Vignette: Mitike and I sit next to my mom in church. The contemporary band is playing, and TK is clapping happily along, oblivious to what my more grown-up eyes see: hers is the only brown face in the congregation, hers is the face at which the white-blond-haired children in the congregation stare. She and my mom are also the only people clapping, which may be most serious of all.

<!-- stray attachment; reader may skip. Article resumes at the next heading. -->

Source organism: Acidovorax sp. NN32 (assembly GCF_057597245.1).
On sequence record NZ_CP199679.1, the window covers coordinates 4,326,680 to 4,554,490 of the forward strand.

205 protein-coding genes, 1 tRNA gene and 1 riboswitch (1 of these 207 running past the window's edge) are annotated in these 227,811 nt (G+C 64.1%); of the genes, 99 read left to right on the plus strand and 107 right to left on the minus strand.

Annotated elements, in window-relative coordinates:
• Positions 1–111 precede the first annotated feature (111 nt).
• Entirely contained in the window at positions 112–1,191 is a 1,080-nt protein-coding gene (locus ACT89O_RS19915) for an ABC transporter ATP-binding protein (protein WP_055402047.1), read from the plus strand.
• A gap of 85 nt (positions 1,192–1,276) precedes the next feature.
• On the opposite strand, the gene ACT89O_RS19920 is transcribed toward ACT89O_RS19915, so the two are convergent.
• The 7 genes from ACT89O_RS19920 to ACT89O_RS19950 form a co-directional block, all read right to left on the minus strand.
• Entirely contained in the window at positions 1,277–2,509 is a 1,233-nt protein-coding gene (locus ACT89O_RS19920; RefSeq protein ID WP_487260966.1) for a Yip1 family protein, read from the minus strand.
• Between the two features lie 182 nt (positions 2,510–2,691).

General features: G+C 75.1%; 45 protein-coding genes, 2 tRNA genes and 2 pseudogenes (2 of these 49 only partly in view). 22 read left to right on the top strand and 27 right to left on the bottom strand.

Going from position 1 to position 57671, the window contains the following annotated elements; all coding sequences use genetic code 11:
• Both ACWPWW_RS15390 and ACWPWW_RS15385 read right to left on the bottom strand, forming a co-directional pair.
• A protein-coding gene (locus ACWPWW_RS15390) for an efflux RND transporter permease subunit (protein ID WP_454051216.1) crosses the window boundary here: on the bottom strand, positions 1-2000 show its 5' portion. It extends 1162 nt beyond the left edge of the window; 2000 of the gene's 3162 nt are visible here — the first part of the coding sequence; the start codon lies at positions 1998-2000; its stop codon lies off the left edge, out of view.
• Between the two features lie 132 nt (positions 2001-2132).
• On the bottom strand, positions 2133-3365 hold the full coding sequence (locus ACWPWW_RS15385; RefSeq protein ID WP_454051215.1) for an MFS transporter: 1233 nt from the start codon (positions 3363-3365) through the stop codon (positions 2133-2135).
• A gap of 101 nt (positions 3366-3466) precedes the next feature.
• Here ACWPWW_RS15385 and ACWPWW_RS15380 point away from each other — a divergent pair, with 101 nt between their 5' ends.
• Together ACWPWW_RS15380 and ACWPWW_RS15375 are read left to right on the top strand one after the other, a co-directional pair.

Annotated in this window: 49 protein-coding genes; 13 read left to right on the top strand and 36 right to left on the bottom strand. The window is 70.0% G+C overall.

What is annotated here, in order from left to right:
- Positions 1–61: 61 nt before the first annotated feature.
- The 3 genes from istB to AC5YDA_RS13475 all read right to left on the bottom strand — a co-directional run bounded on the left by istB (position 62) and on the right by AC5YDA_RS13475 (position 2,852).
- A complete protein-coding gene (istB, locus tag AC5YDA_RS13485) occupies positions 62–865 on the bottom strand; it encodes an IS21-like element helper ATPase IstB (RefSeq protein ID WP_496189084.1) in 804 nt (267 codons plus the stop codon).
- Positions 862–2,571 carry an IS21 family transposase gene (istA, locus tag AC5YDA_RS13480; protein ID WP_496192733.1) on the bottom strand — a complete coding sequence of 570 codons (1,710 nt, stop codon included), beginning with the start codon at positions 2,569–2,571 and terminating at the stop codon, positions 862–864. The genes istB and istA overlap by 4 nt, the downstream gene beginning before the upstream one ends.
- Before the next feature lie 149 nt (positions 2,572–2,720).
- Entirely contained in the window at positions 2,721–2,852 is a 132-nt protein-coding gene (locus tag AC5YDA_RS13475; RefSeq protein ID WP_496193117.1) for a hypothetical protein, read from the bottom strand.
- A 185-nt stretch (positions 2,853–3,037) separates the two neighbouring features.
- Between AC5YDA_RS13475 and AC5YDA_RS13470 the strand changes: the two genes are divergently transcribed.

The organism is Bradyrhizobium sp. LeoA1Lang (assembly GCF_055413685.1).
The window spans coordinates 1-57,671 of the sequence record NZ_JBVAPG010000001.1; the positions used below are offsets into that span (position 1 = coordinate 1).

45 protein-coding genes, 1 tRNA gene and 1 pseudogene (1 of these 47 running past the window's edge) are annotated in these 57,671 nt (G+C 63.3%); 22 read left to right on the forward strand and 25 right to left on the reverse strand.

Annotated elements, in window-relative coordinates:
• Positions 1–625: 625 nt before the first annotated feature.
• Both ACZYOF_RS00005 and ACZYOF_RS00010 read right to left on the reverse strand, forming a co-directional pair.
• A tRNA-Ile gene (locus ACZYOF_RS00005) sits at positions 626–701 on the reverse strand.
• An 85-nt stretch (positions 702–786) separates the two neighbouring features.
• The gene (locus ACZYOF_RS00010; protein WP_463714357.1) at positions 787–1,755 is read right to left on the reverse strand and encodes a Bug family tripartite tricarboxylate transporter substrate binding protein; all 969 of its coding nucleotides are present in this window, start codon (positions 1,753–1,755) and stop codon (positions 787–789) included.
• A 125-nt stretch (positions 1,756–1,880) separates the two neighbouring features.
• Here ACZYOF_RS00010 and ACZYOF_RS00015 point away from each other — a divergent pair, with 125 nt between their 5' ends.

Vignette, from six months ago: Mitike and I are enjoying our milk and coffee at an outdoor bakery-cafe in Oakland, California, where we're visiting my friend Sarah. A matronly, well-dressed woman approaches us, asks if Mitike is Ethiopian. I'd become accustomed to the question in this neighborhood, which boasts a large Ethiopian population. Sometimes, strangers assume TK is my biological daughter with an African American man, but people who know Ethiopians recognize the unmistakable eyes, the delicate curve of the jawbone, the coffee-with-a-drop-of-cream hue of skin, the looser curl to the hair. I nod. "I thought so," the woman says. She is African American, by the way -- not Ethiopian -- and, though that does not matter in most cases, it does matter to this story, because she goes on to tell me something serious. "She'll have a hard time sometimes in her life," the woman says, nodding, even as she plays with TK's fingers a bit, coaxing her to smile. "I heard an interview with Halle Berry, and she said her mama told her it's OTHER people who tell you you're 'black' and makes it negative, it's not you. You've got to get past what THEY say." The woman looks at TK and then looks deep into my eyes. "She'll get through it, though. You raise her with enough confidence, and she'll get through it."